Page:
4. Functional graduation 0.57 0.56 0.71 0.65 0.86 0.85 0.86 0.85 Corrected

*CVI: Content validity index

**Representativeness/relevance to the field of interest.

Table 2 presents the common scores of the Functional Performance Domain for the ascent and descent of stairs. The initial two items, which assessed the cadence of the ascent and descent of stairs, were transferred to the descriptive domain (no score), and item 9, which evaluated the lower limb that initiates movement, was moved to the domain that separately evaluated ascent and descent. Items 2 and 8 were maintained without correction, and items 4, 6, 7 and 16 were excluded.

Table 2 The first phase of the content validation of the functional performance Domain - common items of stair ascent and descent. 

Functional performance – common items of stair ascent and descent
Items Consistency Represent.** Relevance Clarity RESULTS
CVI* Kappa CVI* Kappa IVC* Kappa CVI* Kappa
A. Ascent cadence 0.71 0.65 0.86 0.85 0.86 0.85 0.86 0.85 Domain change
B. Descent cadence 0.71 0.65 0.86 0.85 0.86 0.85 0.86 0.85 Domain change
1. External assistance 0.86 0.85 0.86 0.85 1.00 1.00 0.86 0.85 VALIDATED
2. Handrail 0.71 0.65 0.86 0.85 0.86 0.85 0.86 0.85 Corrected
3. Intensity of handrail use 0.86 0.85 0.71 0.65 0.71 0.65 0.43 0.41 Corrected
4. Positioning of the upper limbs 0.71 0.65 0.71 0.65 0.57 0.56 0.57 0.56 EXCLUDED
5. Position of the paretic upper limb 0.86 0.85 0.57 0.56 0.57 0.56 0.57 0.56 Corrected
6. Balance reactions 0.57 0.56 0.57 0.56 0.57 0.56 0.43 0.41 EXCLUDED
7. Balance of the upper limbs 0.71 0.65 0.57 0.56 0.57 0.56 0.43 0.41 EXCLUDED
8. Pace pattern 1.00 1.00 1.00 1.00 1.00 1.00 1.00 1.00 VALIDATED
9. Lower limb that initiates the movement 0.71 0.65 1.00 1.00 1.00 1.00 1.00 1.00 Domain change
10. Supporting time 0.86 0.85 1.00 1.00 0.86 0.85 0.86 0.85 VALIDATED
11. Relative speed of movement 0.57 0.56 0.71 0.65 0.86 0.85 0.86 0.85 Corrected
12. Activity execution strategy 0.57 0.56 0.71 0.65 0.86 0.85 0.43 0.41 Corrected
13. Positioning strategy of the feet 0.71 0.65 0.86 0.85 0.86 0.85 0.71 0.65 Corrected
14. Foothold on the step 0.57 0.56 0.71 0.65 0.71 0.65 0.43 0.41 Corrected
15. Initial foot contact 0.43 0.41 0.86 0.85 0.86 0.85 0.71 0.65 Corrected
16. Plantar support 0.57 0.56 0.57 0.56 0.57 0.56 0.57 0.56 EXCLUDED

*CVI: Content validity index

**Representativeness/relevance to the field of interest

In the Functional Performance Domain, items related to stair ascent, item 1, which assessed the need for assistance during the ground-stair transition, was excluded, despite having CVI and Kappa values that were near acceptable for characteristics such as relevance and clarity (CVI=0.71 and Kappa=0.65). According to the experts, this item assessed aspects not exclusively related to performance on the stairs, such as the gait on a flat surface. In the identical domain, item 2, which assessed the collision of the foot with the step, did not achieve acceptable scores for the characteristics of consistency (CVI=0.57 and Kappa=0.56) or clarity (CVI=0.28 and Kappa=0.26) and required modification.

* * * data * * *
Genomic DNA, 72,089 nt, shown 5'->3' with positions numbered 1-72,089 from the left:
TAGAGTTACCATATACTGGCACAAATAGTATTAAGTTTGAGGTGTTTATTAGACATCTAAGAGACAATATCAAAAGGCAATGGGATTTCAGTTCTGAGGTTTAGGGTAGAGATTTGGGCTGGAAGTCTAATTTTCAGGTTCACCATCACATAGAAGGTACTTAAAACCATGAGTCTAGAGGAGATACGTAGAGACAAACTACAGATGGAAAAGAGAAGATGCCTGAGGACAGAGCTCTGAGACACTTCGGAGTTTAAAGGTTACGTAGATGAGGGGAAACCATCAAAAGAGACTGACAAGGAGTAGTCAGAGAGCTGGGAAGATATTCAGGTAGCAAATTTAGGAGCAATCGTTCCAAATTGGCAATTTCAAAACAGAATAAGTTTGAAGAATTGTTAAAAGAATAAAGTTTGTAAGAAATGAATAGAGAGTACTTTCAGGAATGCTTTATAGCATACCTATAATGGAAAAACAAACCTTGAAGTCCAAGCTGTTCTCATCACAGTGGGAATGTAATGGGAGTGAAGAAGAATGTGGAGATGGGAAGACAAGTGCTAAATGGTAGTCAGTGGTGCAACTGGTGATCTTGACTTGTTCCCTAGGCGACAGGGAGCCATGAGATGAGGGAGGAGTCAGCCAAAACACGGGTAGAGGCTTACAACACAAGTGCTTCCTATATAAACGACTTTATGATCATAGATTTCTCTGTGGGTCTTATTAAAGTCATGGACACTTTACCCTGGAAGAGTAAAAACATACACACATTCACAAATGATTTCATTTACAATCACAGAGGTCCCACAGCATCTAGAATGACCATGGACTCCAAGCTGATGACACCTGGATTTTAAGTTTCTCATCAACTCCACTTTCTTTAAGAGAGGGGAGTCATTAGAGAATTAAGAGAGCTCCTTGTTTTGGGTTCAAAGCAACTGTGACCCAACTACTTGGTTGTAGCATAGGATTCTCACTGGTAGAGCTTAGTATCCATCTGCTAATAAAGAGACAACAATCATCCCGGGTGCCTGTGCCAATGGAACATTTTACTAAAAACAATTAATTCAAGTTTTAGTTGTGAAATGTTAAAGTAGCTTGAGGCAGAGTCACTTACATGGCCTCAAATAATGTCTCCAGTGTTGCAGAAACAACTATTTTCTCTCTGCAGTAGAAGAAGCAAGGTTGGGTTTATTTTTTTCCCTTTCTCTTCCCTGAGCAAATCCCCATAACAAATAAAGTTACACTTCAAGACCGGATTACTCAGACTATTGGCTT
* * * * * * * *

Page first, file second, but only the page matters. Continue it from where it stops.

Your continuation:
In the Functional Performance Domain, the items related to the descent of stairs, item 1, which assessed the need for assistance during the threshold-step transition, was excluded because of low CVI and Kappa values for most characteristics analyzed. Item 2, which assessed the need for assistance during the last step-ground transition had its wording changed to better adapt it to the evaluation of stair descent because it had low CVI and Kappa values for consistency and representativeness (CVI=0.57 and Kappa=0.56). Item 3, which evaluated the safety in reaching the lower step with the foot, did not have a satisfactory score for the representativeness characteristic (CVI=0.57 and Kappa=0.56) and had its wording corrected. Furthermore, a change was performed for items 2 and 3 of this domain.

Regarding the domains developed in the first version of the instrument, according to the suggestion of one of the experts, the items of the Functional Performance Domain were included in the General Characteristics Domain. Thus, the second version of the instrument was subdivided into the General Characteristics and Adopted Strategies domains.

The items of the Adopted Strategies Domain for the ascent and descent of stairs were assessed as barely relevant by two of the 7 experts. Because this domain was similarly assessed by all experts for both the ascent and descent of stairs, and because it was a long domain, we opted to unite both sections (ascent and descent) with respect to the layout of the instrument.

The items that did not reach acceptable levels in all analyzed characteristics (i.e. consistency, representativeness, relevance and clarity) by CVI and Modified Kappa Coefficient were excluded:

  • Trunk: trunk and pelvis rotation in the transition phase (0.57≤CVI≤0.71);

  • Hip: adduction (0.43≤CVI≤0.57);

  • Knee: internal rotation (0.43≤CVI≤0.57); external rotation (0.28≤CVI≤0.57); varus (CVI=0.43); valgus (CVI=0.43);

  • Joint stability: all items were excluded for both ascent and descent (CVI=0.43).

Regarding the score of this domain, a need for score standardization for all segments evaluated was observed with only one score description maintained: (0) no deviation or the deviation was small; (1) moderate deviation; and (2) severe deviation, which greatly hindered accomplishing the task.